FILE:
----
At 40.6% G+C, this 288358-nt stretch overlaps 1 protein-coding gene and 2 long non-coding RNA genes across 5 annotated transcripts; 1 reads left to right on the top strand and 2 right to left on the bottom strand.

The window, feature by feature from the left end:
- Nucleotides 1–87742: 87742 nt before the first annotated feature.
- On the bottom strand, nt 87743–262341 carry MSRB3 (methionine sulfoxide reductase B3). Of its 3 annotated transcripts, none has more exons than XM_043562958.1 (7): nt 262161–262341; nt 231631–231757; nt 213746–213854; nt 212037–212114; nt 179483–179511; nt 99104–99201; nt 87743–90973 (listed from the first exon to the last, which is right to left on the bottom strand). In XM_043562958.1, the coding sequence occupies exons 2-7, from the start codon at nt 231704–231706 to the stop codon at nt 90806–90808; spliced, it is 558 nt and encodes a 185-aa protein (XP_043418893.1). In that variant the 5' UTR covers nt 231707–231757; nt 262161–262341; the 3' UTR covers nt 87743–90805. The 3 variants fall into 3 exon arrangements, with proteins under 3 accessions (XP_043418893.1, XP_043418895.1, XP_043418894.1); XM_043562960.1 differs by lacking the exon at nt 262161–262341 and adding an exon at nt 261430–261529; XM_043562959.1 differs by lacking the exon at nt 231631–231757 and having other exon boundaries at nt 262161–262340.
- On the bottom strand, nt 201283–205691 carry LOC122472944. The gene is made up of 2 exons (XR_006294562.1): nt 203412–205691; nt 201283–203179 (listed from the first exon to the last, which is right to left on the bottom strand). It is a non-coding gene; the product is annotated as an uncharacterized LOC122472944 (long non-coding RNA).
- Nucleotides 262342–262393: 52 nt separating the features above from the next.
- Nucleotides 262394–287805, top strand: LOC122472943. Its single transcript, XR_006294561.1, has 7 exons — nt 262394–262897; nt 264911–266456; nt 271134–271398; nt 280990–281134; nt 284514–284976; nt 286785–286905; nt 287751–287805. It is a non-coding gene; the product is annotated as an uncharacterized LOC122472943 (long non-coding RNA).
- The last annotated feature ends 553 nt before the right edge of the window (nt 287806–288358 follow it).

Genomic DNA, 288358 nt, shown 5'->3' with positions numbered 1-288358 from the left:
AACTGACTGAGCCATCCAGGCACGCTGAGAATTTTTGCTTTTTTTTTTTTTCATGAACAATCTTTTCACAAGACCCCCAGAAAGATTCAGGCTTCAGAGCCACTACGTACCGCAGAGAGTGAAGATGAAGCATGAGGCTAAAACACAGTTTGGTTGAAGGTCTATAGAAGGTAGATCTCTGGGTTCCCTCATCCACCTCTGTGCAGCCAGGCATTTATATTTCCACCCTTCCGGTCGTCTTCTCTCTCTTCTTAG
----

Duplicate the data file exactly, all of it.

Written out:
At 40.6% G+C, this 288358-nt stretch overlaps 1 protein-coding gene and 2 long non-coding RNA genes across 5 annotated transcripts; 1 reads left to right on the top strand and 2 right to left on the bottom strand.

The window, feature by feature from the left end:
- Nucleotides 1–87742: 87742 nt before the first annotated feature.
- On the bottom strand, nt 87743–262341 carry MSRB3 (methionine sulfoxide reductase B3). Of its 3 annotated transcripts, none has more exons than XM_043562958.1 (7): nt 262161–262341; nt 231631–231757; nt 213746–213854; nt 212037–212114; nt 179483–179511; nt 99104–99201; nt 87743–90973 (listed from the first exon to the last, which is right to left on the bottom strand). In XM_043562958.1, the coding sequence occupies exons 2-7, from the start codon at nt 231704–231706 to the stop codon at nt 90806–90808; spliced, it is 558 nt and encodes a 185-aa protein (XP_043418893.1). In that variant the 5' UTR covers nt 231707–231757; nt 262161–262341; the 3' UTR covers nt 87743–90805. The 3 variants fall into 3 exon arrangements, with proteins under 3 accessions (XP_043418893.1, XP_043418895.1, XP_043418894.1); XM_043562960.1 differs by lacking the exon at nt 262161–262341 and adding an exon at nt 261430–261529; XM_043562959.1 differs by lacking the exon at nt 231631–231757 and having other exon boundaries at nt 262161–262340.
- On the bottom strand, nt 201283–205691 carry LOC122472944. The gene is made up of 2 exons (XR_006294562.1): nt 203412–205691; nt 201283–203179 (listed from the first exon to the last, which is right to left on the bottom strand). It is a non-coding gene; the product is annotated as an uncharacterized LOC122472944 (long non-coding RNA).
- Nucleotides 262342–262393: 52 nt separating the features above from the next.
- Nucleotides 262394–287805, top strand: LOC122472943. Its single transcript, XR_006294561.1, has 7 exons — nt 262394–262897; nt 264911–266456; nt 271134–271398; nt 280990–281134; nt 284514–284976; nt 286785–286905; nt 287751–287805. It is a non-coding gene; the product is annotated as an uncharacterized LOC122472943 (long non-coding RNA).
- The last annotated feature ends 553 nt before the right edge of the window (nt 287806–288358 follow it).

Genomic DNA, 288358 nt, shown 5'->3' with positions numbered 1-288358 from the left:
AACTGACTGAGCCATCCAGGCACGCTGAGAATTTTTGCTTTTTTTTTTTTTCATGAACAATCTTTTCACAAGACCCCCAGAAAGATTCAGGCTTCAGAGCCACTACGTACCGCAGAGAGTGAAGATGAAGCATGAGGCTAAAACACAGTTTGGTTGAAGGTCTATAGAAGGTAGATCTCTGGGTTCCCTCATCCACCTCTGTGCAGCCAGGCATTTATATTTCCACCCTTCCGGTCGTCTTCTCTCTCTTCTTAG